Understanding global soil moisture-air temperature (θ-Ta) coupling is needed to improve the representation of land-atmosphere interactions in Earth system models. Most studies on θ-Ta coupling have focused on hot extremes, where precipitation-related indices and model-derived soil moisture products are commonly used. In this study, global θ-Ta coupling is examined based on monthly air temperature anomalies and the Gravity Recovery and Climate Experiment (GRACE) terrestrial water storage (TWS). A discrete wavelet decomposition is used to partition the TWS into different components. The results show that TWS is useful in revealing the spatial patterns of θ-Ta coupling. Decomposed GRACE TWS shows improved skill compared to raw TWS in explaining temporal variability of monthly air temperature, which likely reflects different roles of soil moisture at different depths in the θ-Ta coupling. The explanatory power improves further by using a combination of decomposed GRACE TWS and precipitation. Such improvement is observed particularly in places where vegetation tends to have a deeper rooting system, such as eastern region of South America, the southern tip of Africa, and north of the Tropic of Capricorn in Australia. The occurrence of θ-Ta coupling is mainly constrained by the coupling of root zone moisture and land surface temperature. In addition to deeper rooting systems, clear wet and dry season alternation is another favorable factor for developing significant monthly θ-Ta coupling.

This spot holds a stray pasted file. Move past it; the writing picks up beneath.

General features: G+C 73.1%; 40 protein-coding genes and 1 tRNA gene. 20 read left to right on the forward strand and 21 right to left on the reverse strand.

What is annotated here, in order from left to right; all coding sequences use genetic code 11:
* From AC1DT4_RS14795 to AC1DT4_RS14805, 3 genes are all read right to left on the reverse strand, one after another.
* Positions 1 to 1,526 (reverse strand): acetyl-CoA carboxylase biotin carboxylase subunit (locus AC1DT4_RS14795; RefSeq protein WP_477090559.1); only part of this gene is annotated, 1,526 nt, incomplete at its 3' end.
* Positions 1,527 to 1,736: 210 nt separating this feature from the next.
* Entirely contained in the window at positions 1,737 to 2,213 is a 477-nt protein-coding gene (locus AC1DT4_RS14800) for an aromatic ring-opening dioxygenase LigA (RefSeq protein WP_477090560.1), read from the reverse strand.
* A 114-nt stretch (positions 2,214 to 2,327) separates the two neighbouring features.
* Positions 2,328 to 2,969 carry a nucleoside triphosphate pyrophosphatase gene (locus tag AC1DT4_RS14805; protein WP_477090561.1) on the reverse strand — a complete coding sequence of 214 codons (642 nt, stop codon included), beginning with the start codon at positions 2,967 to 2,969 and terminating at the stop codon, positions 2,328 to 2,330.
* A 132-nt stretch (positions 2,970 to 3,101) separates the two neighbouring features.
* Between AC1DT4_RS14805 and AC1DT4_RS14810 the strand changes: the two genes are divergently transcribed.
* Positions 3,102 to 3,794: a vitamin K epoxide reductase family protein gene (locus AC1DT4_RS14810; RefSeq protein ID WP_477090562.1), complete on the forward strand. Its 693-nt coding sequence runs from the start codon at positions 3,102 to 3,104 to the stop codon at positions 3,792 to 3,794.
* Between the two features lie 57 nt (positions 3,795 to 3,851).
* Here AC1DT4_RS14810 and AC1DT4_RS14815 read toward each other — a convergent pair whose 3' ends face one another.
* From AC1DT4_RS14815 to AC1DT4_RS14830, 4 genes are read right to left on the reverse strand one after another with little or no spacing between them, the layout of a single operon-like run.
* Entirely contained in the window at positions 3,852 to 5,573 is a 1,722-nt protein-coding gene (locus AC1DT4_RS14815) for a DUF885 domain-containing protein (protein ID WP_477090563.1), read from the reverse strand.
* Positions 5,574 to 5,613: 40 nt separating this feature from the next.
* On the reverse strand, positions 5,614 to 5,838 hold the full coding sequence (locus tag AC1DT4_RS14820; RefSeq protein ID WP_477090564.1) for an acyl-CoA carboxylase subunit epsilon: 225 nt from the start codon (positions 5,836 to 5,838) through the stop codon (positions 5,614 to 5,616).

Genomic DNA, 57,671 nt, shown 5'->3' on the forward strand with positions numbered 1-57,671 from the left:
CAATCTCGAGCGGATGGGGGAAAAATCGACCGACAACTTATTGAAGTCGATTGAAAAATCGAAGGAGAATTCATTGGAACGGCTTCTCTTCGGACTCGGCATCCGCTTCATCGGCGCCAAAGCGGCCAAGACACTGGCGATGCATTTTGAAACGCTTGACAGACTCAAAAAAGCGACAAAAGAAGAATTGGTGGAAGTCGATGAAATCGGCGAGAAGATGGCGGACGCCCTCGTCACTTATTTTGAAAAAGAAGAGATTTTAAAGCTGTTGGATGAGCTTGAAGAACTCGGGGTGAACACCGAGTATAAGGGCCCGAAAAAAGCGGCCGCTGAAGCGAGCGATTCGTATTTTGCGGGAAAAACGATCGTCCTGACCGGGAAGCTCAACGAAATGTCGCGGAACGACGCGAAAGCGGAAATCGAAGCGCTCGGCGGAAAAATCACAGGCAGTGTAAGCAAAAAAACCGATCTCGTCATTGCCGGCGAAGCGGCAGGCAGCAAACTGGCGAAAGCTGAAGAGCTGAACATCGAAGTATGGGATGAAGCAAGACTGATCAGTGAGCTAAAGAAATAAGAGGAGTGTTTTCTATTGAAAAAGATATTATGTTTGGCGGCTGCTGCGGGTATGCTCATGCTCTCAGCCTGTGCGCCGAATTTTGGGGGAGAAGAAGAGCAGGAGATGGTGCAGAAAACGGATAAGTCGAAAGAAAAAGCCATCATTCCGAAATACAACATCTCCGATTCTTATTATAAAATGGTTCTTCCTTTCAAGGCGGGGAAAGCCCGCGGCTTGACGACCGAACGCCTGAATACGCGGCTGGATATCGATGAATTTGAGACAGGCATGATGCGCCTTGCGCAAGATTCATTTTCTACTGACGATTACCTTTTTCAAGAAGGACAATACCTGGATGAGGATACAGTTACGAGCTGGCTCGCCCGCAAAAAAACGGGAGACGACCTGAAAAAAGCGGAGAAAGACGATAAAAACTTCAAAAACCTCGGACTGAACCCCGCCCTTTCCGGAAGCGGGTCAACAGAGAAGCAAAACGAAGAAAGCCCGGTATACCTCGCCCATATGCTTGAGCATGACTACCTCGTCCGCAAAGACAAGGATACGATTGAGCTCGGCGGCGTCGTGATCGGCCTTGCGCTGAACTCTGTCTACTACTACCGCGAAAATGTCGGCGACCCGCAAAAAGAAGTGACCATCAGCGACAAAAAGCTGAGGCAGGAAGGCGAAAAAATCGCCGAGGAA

- air temperature
- soil moisture